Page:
Wealth Management Tips for Women Breadwinners

Despite the lingering societal stereotypes, the days of males being the primary breadwinners in American households are long gone. According to research from the Council on Contemporary Families at the University of Texas, 70% of women can expect to be the primary breadwinners for their households at some point before their children turn 18. Not only that, but for the past twenty years, the most rapid growth of women as principal breadwinners has been, not among unmarried or divorced women, but among women with domestic partners.

Unfortunately, the rapid growth in women breadwinners has not generally been accompanied by a similar rise in either women’s general knowledge and understanding of finance and investing or in financial service providers and advisors who cater to or understand the special financial and investing needs of women. For too long, finance and investing has been seen as the domain of men.

This means that it is vital that women breadwinners should keep a few key principles in mind as they take charge of their financial futures. Research demonstrates that, contrary to stereotypes, women are often better investors than their male counterparts, but their needs and challenges are different. Knowing the implications of these differences is a huge advantage for women as they plan their financial strategies.

Women live longer. Women’s generally longer lifespans have been a known fact for years, but only recently have we begun coming to grips with the long-term financial implications. Because they tend to live longer in retirement (and are more likely to require healthcare in their later years, women require more financial resources in order to avoid outliving their savings. Add to this the fact that women interrupt or postpone their careers for caregiving purposes far more often than men, and it’s easy to see that women’s financial strategies need to incorporate a number of assumptions that men are not typically required to manage.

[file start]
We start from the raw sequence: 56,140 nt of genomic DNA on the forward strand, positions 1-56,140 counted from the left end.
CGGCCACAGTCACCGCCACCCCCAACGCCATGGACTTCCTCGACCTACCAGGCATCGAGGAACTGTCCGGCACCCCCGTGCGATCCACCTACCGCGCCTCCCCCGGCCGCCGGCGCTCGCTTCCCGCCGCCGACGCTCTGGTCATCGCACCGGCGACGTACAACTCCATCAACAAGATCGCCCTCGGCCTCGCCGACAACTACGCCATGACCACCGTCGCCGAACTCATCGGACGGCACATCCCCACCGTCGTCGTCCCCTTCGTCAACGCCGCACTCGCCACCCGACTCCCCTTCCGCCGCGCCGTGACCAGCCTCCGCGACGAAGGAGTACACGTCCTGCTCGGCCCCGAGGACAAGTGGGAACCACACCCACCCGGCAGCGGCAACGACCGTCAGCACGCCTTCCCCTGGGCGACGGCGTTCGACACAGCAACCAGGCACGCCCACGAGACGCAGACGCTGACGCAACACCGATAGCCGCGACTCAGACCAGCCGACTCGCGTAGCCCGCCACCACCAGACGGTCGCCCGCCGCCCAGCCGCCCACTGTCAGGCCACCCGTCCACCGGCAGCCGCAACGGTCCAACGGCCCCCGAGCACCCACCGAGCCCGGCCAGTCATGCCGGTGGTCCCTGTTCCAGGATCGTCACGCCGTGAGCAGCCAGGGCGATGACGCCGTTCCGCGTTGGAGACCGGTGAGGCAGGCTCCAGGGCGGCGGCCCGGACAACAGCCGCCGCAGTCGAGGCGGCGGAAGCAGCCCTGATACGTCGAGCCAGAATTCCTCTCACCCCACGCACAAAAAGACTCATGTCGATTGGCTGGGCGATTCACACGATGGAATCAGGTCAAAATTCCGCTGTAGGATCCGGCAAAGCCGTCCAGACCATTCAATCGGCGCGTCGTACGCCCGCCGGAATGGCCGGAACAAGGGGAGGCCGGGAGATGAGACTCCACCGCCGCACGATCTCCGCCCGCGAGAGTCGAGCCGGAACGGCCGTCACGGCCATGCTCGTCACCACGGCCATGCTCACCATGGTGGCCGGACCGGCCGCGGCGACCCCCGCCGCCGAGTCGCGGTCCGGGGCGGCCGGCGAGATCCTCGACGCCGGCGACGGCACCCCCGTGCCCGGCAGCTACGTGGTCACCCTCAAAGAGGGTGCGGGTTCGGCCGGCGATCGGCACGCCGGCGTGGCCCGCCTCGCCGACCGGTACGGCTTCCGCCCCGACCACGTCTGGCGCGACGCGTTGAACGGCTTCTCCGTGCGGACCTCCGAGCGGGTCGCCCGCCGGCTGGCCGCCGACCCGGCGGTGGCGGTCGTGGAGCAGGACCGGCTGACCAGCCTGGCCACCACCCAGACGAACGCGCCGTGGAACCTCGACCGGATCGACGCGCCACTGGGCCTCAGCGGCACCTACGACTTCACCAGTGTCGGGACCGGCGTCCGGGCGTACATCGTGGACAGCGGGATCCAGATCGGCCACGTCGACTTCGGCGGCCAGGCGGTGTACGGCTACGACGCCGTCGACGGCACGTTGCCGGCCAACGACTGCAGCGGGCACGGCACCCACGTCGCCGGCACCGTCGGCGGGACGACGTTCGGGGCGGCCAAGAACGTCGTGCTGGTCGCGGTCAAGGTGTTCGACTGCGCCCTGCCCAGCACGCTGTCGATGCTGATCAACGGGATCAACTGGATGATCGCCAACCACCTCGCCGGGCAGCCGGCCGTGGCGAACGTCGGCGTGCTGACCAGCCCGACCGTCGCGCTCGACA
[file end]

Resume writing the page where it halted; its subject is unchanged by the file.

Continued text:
Women need to get comfortable with investing, not just saving. One important way for women to address their greater need for retirement savings is by utilizing the opportunities for long-term growth presented by the financial markets. For most women, just socking money away in a savings or money market account isn’t going to provide sufficient growth to achieve the type of retirement resources they’re going to need. Further, it is no longer valid to assume that women are, by nature, too conservative to invest in the stock market. As mentioned above, women who have access to the right information and who understand their long-term needs generally make sound investment decisions and enjoy better portfolio performance than men. But the all-important key is access to authoritative information and advice, presented in a way that makes sense to women and takes their chief concerns into account.

Women have resources; they just need to use them. The most important thing for any woman to do when she is taking charge of her financial future is to educate herself. And you don’t have to enroll in classes to do it. There are many excellent online resources designed especially to help women learn what they need to know to be confident and self-directed with their financial and investing strategies. Here are just a few:

And there are many more. Using these sites and apps as information hubs, women can start educating themselves, the all-important first step in removing the mystery from the world of finance and taking charge of their own futures.

At Empyrion Wealth Management, we specialize in helping women in transition and others take more control over their financial futures. As a fiduciary financial advisor, we place our clients’ best interests ahead of everything else, providing the guidance, research, and other tools you need to chart your own course toward a financially secure future. To learn more, click here to read our whitepaper, “Suddenly Single: Financial Independence for Divorced Women.”

Stay Diversified, Stay YOUR Course!

Empyrion Wealth Management (“Empyrion”) is an investment advisor registered with the U.S. Securities and Exchange Commission under the Investment Advisers Act of 1940. Information pertaining to Empyrion’s advisory operations, services and fees is set forth in Empyrion’s current Form ADV Part 2A brochure, copies of which are available upon request at no cost or at www.adviserinfo.sec.gov. The views expressed by the author are the author’s alone and do not necessarily represent the views of Empyrion. The information contained in any third-party resource cited herein is not owned or controlled by Empyrion, and Empyrion does not guarantee the accuracy or reliability of any information that may be found in such resources. Links to any third-party resource are provided as a courtesy for reference only and are not intended to be, and do not act as, an endorsement by Empyrion of the third party or any of its content. The standard information provided in this blog is for general purposes only and should not be construed as, or used as a substitute for, financial, investment or other professional advice. If you have questions regarding your financial situation, you should consult your financial planner or investment advisor.

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